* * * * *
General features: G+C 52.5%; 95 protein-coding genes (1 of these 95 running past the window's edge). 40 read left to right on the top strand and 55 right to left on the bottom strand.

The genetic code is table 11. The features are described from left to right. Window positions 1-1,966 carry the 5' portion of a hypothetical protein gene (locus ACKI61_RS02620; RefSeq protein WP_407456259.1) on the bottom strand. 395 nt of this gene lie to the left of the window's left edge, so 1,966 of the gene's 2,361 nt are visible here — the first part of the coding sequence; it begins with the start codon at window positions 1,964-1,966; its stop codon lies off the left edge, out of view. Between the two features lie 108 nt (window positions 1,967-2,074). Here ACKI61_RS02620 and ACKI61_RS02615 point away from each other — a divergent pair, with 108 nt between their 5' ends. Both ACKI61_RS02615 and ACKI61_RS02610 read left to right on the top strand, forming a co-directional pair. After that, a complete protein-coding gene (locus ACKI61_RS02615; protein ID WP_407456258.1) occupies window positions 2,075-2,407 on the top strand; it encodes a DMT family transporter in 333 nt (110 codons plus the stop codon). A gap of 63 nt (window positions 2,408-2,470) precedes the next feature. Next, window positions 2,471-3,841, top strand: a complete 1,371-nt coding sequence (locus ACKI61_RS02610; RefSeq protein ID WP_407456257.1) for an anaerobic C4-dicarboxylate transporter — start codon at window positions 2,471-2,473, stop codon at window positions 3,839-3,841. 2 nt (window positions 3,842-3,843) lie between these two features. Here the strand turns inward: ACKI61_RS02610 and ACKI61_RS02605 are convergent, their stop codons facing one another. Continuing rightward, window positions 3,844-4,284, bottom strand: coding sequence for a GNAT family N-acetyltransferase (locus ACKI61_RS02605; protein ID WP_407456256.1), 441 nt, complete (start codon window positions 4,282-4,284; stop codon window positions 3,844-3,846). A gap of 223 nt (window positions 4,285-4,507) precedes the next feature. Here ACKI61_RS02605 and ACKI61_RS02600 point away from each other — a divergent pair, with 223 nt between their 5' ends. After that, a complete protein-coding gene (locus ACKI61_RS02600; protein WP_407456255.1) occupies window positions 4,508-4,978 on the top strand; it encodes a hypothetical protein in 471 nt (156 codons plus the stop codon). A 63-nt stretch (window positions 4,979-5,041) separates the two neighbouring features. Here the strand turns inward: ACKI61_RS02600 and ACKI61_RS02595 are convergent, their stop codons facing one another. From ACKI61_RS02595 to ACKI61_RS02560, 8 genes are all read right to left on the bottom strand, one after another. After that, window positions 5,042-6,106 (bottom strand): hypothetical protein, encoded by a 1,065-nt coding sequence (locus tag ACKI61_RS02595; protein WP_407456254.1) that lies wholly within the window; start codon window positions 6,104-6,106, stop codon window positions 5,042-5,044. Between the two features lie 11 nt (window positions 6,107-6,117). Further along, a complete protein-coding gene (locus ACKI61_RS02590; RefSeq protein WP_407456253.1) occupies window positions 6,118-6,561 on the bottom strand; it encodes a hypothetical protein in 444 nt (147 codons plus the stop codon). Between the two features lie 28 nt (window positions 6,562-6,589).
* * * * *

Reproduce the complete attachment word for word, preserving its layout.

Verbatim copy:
General features: G+C 52.5%; 95 protein-coding genes (1 of these 95 running past the window's edge). 40 read left to right on the top strand and 55 right to left on the bottom strand.

The genetic code is table 11. The features are described from left to right. Window positions 1-1,966 carry the 5' portion of a hypothetical protein gene (locus ACKI61_RS02620; RefSeq protein WP_407456259.1) on the bottom strand. 395 nt of this gene lie to the left of the window's left edge, so 1,966 of the gene's 2,361 nt are visible here — the first part of the coding sequence; it begins with the start codon at window positions 1,964-1,966; its stop codon lies off the left edge, out of view. Between the two features lie 108 nt (window positions 1,967-2,074). Here ACKI61_RS02620 and ACKI61_RS02615 point away from each other — a divergent pair, with 108 nt between their 5' ends. Both ACKI61_RS02615 and ACKI61_RS02610 read left to right on the top strand, forming a co-directional pair. After that, a complete protein-coding gene (locus ACKI61_RS02615; protein ID WP_407456258.1) occupies window positions 2,075-2,407 on the top strand; it encodes a DMT family transporter in 333 nt (110 codons plus the stop codon). A gap of 63 nt (window positions 2,408-2,470) precedes the next feature. Next, window positions 2,471-3,841, top strand: a complete 1,371-nt coding sequence (locus ACKI61_RS02610; RefSeq protein ID WP_407456257.1) for an anaerobic C4-dicarboxylate transporter — start codon at window positions 2,471-2,473, stop codon at window positions 3,839-3,841. 2 nt (window positions 3,842-3,843) lie between these two features. Here the strand turns inward: ACKI61_RS02610 and ACKI61_RS02605 are convergent, their stop codons facing one another. Continuing rightward, window positions 3,844-4,284, bottom strand: coding sequence for a GNAT family N-acetyltransferase (locus ACKI61_RS02605; protein ID WP_407456256.1), 441 nt, complete (start codon window positions 4,282-4,284; stop codon window positions 3,844-3,846). A gap of 223 nt (window positions 4,285-4,507) precedes the next feature. Here ACKI61_RS02605 and ACKI61_RS02600 point away from each other — a divergent pair, with 223 nt between their 5' ends. After that, a complete protein-coding gene (locus ACKI61_RS02600; protein WP_407456255.1) occupies window positions 4,508-4,978 on the top strand; it encodes a hypothetical protein in 471 nt (156 codons plus the stop codon). A 63-nt stretch (window positions 4,979-5,041) separates the two neighbouring features. Here the strand turns inward: ACKI61_RS02600 and ACKI61_RS02595 are convergent, their stop codons facing one another. From ACKI61_RS02595 to ACKI61_RS02560, 8 genes are all read right to left on the bottom strand, one after another. After that, window positions 5,042-6,106 (bottom strand): hypothetical protein, encoded by a 1,065-nt coding sequence (locus tag ACKI61_RS02595; protein WP_407456254.1) that lies wholly within the window; start codon window positions 6,104-6,106, stop codon window positions 5,042-5,044. Between the two features lie 11 nt (window positions 6,107-6,117). Further along, a complete protein-coding gene (locus ACKI61_RS02590; RefSeq protein WP_407456253.1) occupies window positions 6,118-6,561 on the bottom strand; it encodes a hypothetical protein in 444 nt (147 codons plus the stop codon). Between the two features lie 28 nt (window positions 6,562-6,589).